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Journal of Climate
Vol.11, 1529-1537, 1998
© American Meteorological Society
ISSN 0894-8755

The global range of the stratospheric decadal wave, Part I: Its association with the sunspot cycle in summer and in the annual mean, and with the troposphere

H. van Loon* and K. Labitzke +

*Present affilation: National Center for Atmospheric Research,
Boulder, Colorado, CO 80307, U.S.A.
+Meteorologisches Institut, Freie Universität Berlin,
12165 Berlin, Germany


We correlate the 23-year series of the re-analyzed 30-hPa heights and temperatures and the 10-hPa heights with the 11-year solar cycle - for the summers of both hemispheres and for the annual mean. The size and spatial pattern of the correlations on the northern hemisphere are the same as those of the correlations computed with a nearly twice as long series from the Freie Universität Berlin: A belt of correlation, which encircles the hemisphere in the outer tropic-subtropics. The correlation pattern is similar on the southern hemisphere.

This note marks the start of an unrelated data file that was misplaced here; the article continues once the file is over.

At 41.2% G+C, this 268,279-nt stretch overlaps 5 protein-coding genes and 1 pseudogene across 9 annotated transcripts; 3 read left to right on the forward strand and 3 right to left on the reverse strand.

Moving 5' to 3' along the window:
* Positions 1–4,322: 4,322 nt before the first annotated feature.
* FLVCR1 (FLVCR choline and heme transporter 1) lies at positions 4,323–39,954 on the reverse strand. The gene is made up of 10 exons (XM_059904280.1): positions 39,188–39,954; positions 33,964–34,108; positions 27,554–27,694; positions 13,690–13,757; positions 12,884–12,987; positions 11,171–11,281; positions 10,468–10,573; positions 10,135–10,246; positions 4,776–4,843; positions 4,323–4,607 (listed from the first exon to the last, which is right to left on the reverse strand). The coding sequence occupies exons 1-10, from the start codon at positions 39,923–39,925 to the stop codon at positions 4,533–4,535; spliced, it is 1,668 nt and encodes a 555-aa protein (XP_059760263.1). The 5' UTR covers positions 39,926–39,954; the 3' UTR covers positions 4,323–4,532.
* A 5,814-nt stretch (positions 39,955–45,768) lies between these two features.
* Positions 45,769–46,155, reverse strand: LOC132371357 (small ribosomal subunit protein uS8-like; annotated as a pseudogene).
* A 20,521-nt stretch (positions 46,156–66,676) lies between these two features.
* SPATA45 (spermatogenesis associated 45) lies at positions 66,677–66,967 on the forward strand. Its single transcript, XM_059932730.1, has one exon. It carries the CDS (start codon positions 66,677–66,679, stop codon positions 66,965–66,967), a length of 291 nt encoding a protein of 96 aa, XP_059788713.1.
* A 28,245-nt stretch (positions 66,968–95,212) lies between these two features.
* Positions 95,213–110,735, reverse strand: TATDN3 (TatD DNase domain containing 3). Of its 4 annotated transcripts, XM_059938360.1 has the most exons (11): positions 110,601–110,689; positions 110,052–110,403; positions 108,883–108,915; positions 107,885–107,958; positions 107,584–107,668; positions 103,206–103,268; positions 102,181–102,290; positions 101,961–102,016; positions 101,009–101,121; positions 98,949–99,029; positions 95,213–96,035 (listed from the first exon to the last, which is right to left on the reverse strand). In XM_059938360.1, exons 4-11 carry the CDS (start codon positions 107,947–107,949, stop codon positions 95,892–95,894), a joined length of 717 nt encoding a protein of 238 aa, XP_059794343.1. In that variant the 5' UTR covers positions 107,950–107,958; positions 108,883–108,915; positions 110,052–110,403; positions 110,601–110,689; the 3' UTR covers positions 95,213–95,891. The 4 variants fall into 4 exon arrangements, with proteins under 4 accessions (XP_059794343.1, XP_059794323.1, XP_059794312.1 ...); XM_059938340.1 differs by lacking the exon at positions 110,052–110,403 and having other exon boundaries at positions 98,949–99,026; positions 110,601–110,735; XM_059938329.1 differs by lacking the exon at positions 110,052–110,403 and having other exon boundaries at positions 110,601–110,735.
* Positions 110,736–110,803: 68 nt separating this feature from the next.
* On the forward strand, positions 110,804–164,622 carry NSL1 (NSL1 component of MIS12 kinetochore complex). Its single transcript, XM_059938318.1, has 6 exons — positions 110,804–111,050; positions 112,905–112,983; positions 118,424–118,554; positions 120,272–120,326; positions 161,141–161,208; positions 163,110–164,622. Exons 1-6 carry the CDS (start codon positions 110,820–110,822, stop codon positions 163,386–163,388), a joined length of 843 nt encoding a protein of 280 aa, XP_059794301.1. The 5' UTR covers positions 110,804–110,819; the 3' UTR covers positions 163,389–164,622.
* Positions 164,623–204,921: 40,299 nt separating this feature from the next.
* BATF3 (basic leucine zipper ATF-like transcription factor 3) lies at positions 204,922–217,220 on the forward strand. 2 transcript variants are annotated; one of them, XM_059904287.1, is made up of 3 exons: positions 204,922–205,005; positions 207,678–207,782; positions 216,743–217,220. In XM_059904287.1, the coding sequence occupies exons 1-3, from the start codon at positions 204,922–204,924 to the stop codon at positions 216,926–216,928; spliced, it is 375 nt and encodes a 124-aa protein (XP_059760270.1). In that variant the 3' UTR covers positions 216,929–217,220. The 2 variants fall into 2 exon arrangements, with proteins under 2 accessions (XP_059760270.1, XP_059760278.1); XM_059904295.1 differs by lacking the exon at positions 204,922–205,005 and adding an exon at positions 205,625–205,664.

The spatial distribution of correlations between 30-hPa temperatures and the solar cycle has the same configuration as the height correlation with the cycle. The largest temperature correlations move with the sun from one summer hemisphere to the other.

The first eigenvector in a principal component analysis of the 30-hPa heights in summer and in the annual mean has the same shape as the above mentioned pattern in the correlations between the stratospheric data and the 11-year solar cycle. EOF 1 explains 77% of the variance in summer on the northern and 72% on the southern hemisphere, and the time series of its amplitude is dominated by a decadal wave in phase with the 11-year sunspot cycle.

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